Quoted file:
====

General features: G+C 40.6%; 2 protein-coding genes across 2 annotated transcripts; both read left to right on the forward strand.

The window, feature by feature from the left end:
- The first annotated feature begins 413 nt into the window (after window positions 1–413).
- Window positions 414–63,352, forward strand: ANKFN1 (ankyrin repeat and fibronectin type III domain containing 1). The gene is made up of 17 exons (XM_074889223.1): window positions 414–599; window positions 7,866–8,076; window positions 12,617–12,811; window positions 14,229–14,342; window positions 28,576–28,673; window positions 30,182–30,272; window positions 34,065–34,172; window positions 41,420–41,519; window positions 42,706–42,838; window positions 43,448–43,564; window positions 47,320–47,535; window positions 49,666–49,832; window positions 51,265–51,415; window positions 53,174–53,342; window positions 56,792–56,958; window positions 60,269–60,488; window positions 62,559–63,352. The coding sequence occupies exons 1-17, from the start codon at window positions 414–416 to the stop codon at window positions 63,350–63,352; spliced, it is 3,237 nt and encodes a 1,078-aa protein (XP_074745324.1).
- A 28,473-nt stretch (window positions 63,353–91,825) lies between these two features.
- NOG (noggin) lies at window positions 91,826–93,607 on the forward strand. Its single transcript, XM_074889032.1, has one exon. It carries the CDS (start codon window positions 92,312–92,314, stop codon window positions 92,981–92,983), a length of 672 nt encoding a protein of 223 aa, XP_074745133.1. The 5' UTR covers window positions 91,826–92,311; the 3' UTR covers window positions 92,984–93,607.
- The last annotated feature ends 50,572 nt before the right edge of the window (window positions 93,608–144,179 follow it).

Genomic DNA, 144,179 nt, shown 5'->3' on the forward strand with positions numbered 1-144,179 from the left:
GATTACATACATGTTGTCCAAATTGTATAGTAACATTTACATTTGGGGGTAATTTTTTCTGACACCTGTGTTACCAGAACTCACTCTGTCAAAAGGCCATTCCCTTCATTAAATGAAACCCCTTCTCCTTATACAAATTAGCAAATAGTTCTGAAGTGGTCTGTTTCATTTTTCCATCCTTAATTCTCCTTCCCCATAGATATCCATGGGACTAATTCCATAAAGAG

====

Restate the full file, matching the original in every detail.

General features: G+C 40.6%; 2 protein-coding genes across 2 annotated transcripts; both read left to right on the forward strand.

The window, feature by feature from the left end:
- The first annotated feature begins 413 nt into the window (after window positions 1–413).
- Window positions 414–63,352, forward strand: ANKFN1 (ankyrin repeat and fibronectin type III domain containing 1). The gene is made up of 17 exons (XM_074889223.1): window positions 414–599; window positions 7,866–8,076; window positions 12,617–12,811; window positions 14,229–14,342; window positions 28,576–28,673; window positions 30,182–30,272; window positions 34,065–34,172; window positions 41,420–41,519; window positions 42,706–42,838; window positions 43,448–43,564; window positions 47,320–47,535; window positions 49,666–49,832; window positions 51,265–51,415; window positions 53,174–53,342; window positions 56,792–56,958; window positions 60,269–60,488; window positions 62,559–63,352. The coding sequence occupies exons 1-17, from the start codon at window positions 414–416 to the stop codon at window positions 63,350–63,352; spliced, it is 3,237 nt and encodes a 1,078-aa protein (XP_074745324.1).
- A 28,473-nt stretch (window positions 63,353–91,825) lies between these two features.
- NOG (noggin) lies at window positions 91,826–93,607 on the forward strand. Its single transcript, XM_074889032.1, has one exon. It carries the CDS (start codon window positions 92,312–92,314, stop codon window positions 92,981–92,983), a length of 672 nt encoding a protein of 223 aa, XP_074745133.1. The 5' UTR covers window positions 91,826–92,311; the 3' UTR covers window positions 92,984–93,607.
- The last annotated feature ends 50,572 nt before the right edge of the window (window positions 93,608–144,179 follow it).

Genomic DNA, 144,179 nt, shown 5'->3' on the forward strand with positions numbered 1-144,179 from the left:
GATTACATACATGTTGTCCAAATTGTATAGTAACATTTACATTTGGGGGTAATTTTTTCTGACACCTGTGTTACCAGAACTCACTCTGTCAAAAGGCCATTCCCTTCATTAAATGAAACCCCTTCTCCTTATACAAATTAGCAAATAGTTCTGAAGTGGTCTGTTTCATTTTTCCATCCTTAATTCTCCTTCCCCATAGATATCCATGGGACTAATTCCATAAAGAG